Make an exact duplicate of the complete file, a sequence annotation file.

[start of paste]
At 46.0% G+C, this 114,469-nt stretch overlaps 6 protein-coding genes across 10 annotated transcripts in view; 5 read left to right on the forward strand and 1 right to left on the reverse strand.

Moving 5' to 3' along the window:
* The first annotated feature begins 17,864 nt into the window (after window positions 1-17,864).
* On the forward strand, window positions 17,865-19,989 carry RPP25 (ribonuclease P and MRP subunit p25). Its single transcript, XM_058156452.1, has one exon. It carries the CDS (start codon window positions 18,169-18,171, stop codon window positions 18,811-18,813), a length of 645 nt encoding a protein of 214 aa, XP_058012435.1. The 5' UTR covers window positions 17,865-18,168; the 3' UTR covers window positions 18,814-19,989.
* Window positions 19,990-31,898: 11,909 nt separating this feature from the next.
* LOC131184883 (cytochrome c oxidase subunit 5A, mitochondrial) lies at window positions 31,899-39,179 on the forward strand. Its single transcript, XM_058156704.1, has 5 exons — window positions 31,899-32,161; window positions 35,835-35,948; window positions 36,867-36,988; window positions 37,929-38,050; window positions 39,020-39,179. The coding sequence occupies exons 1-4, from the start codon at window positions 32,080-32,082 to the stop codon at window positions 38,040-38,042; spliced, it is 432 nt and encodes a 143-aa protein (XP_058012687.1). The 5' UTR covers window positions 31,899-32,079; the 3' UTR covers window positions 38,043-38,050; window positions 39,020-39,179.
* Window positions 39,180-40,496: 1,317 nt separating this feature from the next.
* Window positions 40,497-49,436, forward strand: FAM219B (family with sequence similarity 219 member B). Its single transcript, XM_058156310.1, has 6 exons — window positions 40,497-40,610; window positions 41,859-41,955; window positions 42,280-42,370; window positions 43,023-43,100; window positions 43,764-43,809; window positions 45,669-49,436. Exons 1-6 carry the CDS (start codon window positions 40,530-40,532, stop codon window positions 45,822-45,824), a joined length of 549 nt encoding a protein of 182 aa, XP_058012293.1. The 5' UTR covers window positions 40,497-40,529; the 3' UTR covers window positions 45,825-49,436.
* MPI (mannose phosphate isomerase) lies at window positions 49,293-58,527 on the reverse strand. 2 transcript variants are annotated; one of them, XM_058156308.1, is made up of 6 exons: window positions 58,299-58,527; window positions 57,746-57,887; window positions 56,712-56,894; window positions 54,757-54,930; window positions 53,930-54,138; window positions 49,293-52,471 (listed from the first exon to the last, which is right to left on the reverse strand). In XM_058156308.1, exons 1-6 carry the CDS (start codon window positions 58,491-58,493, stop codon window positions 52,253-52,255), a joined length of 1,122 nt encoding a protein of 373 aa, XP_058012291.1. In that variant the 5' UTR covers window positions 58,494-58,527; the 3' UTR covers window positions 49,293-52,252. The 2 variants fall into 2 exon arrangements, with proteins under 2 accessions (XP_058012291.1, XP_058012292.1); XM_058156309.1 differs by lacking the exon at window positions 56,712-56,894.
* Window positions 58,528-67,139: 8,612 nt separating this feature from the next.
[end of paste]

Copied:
At 46.0% G+C, this 114,469-nt stretch overlaps 6 protein-coding genes across 10 annotated transcripts in view; 5 read left to right on the forward strand and 1 right to left on the reverse strand.

Moving 5' to 3' along the window:
* The first annotated feature begins 17,864 nt into the window (after window positions 1-17,864).
* On the forward strand, window positions 17,865-19,989 carry RPP25 (ribonuclease P and MRP subunit p25). Its single transcript, XM_058156452.1, has one exon. It carries the CDS (start codon window positions 18,169-18,171, stop codon window positions 18,811-18,813), a length of 645 nt encoding a protein of 214 aa, XP_058012435.1. The 5' UTR covers window positions 17,865-18,168; the 3' UTR covers window positions 18,814-19,989.
* Window positions 19,990-31,898: 11,909 nt separating this feature from the next.
* LOC131184883 (cytochrome c oxidase subunit 5A, mitochondrial) lies at window positions 31,899-39,179 on the forward strand. Its single transcript, XM_058156704.1, has 5 exons — window positions 31,899-32,161; window positions 35,835-35,948; window positions 36,867-36,988; window positions 37,929-38,050; window positions 39,020-39,179. The coding sequence occupies exons 1-4, from the start codon at window positions 32,080-32,082 to the stop codon at window positions 38,040-38,042; spliced, it is 432 nt and encodes a 143-aa protein (XP_058012687.1). The 5' UTR covers window positions 31,899-32,079; the 3' UTR covers window positions 38,043-38,050; window positions 39,020-39,179.
* Window positions 39,180-40,496: 1,317 nt separating this feature from the next.
* Window positions 40,497-49,436, forward strand: FAM219B (family with sequence similarity 219 member B). Its single transcript, XM_058156310.1, has 6 exons — window positions 40,497-40,610; window positions 41,859-41,955; window positions 42,280-42,370; window positions 43,023-43,100; window positions 43,764-43,809; window positions 45,669-49,436. Exons 1-6 carry the CDS (start codon window positions 40,530-40,532, stop codon window positions 45,822-45,824), a joined length of 549 nt encoding a protein of 182 aa, XP_058012293.1. The 5' UTR covers window positions 40,497-40,529; the 3' UTR covers window positions 45,825-49,436.
* MPI (mannose phosphate isomerase) lies at window positions 49,293-58,527 on the reverse strand. 2 transcript variants are annotated; one of them, XM_058156308.1, is made up of 6 exons: window positions 58,299-58,527; window positions 57,746-57,887; window positions 56,712-56,894; window positions 54,757-54,930; window positions 53,930-54,138; window positions 49,293-52,471 (listed from the first exon to the last, which is right to left on the reverse strand). In XM_058156308.1, exons 1-6 carry the CDS (start codon window positions 58,491-58,493, stop codon window positions 52,253-52,255), a joined length of 1,122 nt encoding a protein of 373 aa, XP_058012291.1. In that variant the 5' UTR covers window positions 58,494-58,527; the 3' UTR covers window positions 49,293-52,252. The 2 variants fall into 2 exon arrangements, with proteins under 2 accessions (XP_058012291.1, XP_058012292.1); XM_058156309.1 differs by lacking the exon at window positions 56,712-56,894.
* Window positions 58,528-67,139: 8,612 nt separating this feature from the next.